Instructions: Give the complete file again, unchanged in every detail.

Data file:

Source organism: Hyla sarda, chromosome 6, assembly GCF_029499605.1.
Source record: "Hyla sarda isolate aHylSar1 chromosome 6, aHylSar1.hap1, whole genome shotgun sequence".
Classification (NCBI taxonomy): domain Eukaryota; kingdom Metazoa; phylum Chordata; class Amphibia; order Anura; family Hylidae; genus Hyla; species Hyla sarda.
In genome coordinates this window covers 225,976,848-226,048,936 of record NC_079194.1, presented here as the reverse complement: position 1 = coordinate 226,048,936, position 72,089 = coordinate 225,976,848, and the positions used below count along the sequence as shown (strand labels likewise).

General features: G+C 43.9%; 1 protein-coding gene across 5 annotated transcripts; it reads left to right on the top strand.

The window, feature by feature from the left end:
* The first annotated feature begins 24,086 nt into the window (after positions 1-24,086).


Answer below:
Source organism: Hyla sarda, chromosome 6, assembly GCF_029499605.1.
Source record: "Hyla sarda isolate aHylSar1 chromosome 6, aHylSar1.hap1, whole genome shotgun sequence".
Classification (NCBI taxonomy): domain Eukaryota; kingdom Metazoa; phylum Chordata; class Amphibia; order Anura; family Hylidae; genus Hyla; species Hyla sarda.
In genome coordinates this window covers 225,976,848-226,048,936 of record NC_079194.1, presented here as the reverse complement: position 1 = coordinate 226,048,936, position 72,089 = coordinate 225,976,848, and the positions used below count along the sequence as shown (strand labels likewise).

General features: G+C 43.9%; 1 protein-coding gene across 5 annotated transcripts; it reads left to right on the top strand.

The window, feature by feature from the left end:
* The first annotated feature begins 24,086 nt into the window (after positions 1-24,086).